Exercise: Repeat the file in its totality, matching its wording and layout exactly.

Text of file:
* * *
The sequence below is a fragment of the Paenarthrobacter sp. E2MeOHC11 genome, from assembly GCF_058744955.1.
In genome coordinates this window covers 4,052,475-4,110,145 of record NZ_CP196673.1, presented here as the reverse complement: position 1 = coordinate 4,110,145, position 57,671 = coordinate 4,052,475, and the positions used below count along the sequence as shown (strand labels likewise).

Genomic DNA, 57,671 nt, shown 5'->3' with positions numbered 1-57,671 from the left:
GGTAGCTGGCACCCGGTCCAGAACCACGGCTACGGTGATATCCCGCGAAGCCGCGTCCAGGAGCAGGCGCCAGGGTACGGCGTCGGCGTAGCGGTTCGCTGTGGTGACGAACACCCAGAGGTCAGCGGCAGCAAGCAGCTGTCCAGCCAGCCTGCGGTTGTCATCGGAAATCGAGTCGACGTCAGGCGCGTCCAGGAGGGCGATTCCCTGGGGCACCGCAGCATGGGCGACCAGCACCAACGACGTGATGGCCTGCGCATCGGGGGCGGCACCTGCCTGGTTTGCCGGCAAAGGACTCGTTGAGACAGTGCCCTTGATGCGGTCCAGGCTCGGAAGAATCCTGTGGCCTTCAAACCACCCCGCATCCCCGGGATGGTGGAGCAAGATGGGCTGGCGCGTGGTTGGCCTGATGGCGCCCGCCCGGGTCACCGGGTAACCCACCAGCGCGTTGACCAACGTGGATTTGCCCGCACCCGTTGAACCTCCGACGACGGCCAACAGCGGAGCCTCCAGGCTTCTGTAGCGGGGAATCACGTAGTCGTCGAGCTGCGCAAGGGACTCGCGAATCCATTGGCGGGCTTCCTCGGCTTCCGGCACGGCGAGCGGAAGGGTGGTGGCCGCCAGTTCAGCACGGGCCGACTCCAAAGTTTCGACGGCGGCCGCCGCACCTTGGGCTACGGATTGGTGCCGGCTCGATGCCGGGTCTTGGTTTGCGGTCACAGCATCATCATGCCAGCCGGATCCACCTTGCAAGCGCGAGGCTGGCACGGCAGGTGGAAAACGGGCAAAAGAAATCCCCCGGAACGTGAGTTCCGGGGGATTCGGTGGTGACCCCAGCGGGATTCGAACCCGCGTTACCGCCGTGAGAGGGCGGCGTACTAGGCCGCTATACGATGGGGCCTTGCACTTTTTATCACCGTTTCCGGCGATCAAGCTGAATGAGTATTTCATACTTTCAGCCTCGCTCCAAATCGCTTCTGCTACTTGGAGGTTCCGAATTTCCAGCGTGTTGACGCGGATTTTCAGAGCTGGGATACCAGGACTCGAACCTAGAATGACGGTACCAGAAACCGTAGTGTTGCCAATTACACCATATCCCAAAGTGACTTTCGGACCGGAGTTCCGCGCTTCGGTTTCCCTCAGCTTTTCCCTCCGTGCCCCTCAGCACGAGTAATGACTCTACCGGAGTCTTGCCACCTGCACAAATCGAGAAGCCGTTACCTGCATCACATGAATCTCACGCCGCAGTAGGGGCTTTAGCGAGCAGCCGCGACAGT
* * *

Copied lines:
The sequence below is a fragment of the Paenarthrobacter sp. E2MeOHC11 genome, from assembly GCF_058744955.1.
In genome coordinates this window covers 4,052,475-4,110,145 of record NZ_CP196673.1, presented here as the reverse complement: position 1 = coordinate 4,110,145, position 57,671 = coordinate 4,052,475, and the positions used below count along the sequence as shown (strand labels likewise).

Genomic DNA, 57,671 nt, shown 5'->3' with positions numbered 1-57,671 from the left:
GGTAGCTGGCACCCGGTCCAGAACCACGGCTACGGTGATATCCCGCGAAGCCGCGTCCAGGAGCAGGCGCCAGGGTACGGCGTCGGCGTAGCGGTTCGCTGTGGTGACGAACACCCAGAGGTCAGCGGCAGCAAGCAGCTGTCCAGCCAGCCTGCGGTTGTCATCGGAAATCGAGTCGACGTCAGGCGCGTCCAGGAGGGCGATTCCCTGGGGCACCGCAGCATGGGCGACCAGCACCAACGACGTGATGGCCTGCGCATCGGGGGCGGCACCTGCCTGGTTTGCCGGCAAAGGACTCGTTGAGACAGTGCCCTTGATGCGGTCCAGGCTCGGAAGAATCCTGTGGCCTTCAAACCACCCCGCATCCCCGGGATGGTGGAGCAAGATGGGCTGGCGCGTGGTTGGCCTGATGGCGCCCGCCCGGGTCACCGGGTAACCCACCAGCGCGTTGACCAACGTGGATTTGCCCGCACCCGTTGAACCTCCGACGACGGCCAACAGCGGAGCCTCCAGGCTTCTGTAGCGGGGAATCACGTAGTCGTCGAGCTGCGCAAGGGACTCGCGAATCCATTGGCGGGCTTCCTCGGCTTCCGGCACGGCGAGCGGAAGGGTGGTGGCCGCCAGTTCAGCACGGGCCGACTCCAAAGTTTCGACGGCGGCCGCCGCACCTTGGGCTACGGATTGGTGCCGGCTCGATGCCGGGTCTTGGTTTGCGGTCACAGCATCATCATGCCAGCCGGATCCACCTTGCAAGCGCGAGGCTGGCACGGCAGGTGGAAAACGGGCAAAAGAAATCCCCCGGAACGTGAGTTCCGGGGGATTCGGTGGTGACCCCAGCGGGATTCGAACCCGCGTTACCGCCGTGAGAGGGCGGCGTACTAGGCCGCTATACGATGGGGCCTTGCACTTTTTATCACCGTTTCCGGCGATCAAGCTGAATGAGTATTTCATACTTTCAGCCTCGCTCCAAATCGCTTCTGCTACTTGGAGGTTCCGAATTTCCAGCGTGTTGACGCGGATTTTCAGAGCTGGGATACCAGGACTCGAACCTAGAATGACGGTACCAGAAACCGTAGTGTTGCCAATTACACCATATCCCAAAGTGACTTTCGGACCGGAGTTCCGCGCTTCGGTTTCCCTCAGCTTTTCCCTCCGTGCCCCTCAGCACGAGTAATGACTCTACCGGAGTCTTGCCACCTGCACAAATCGAGAAGCCGTTACCTGCATCACATGAATCTCACGCCGCAGTAGGGGCTTTAGCGAGCAGCCGCGACAGT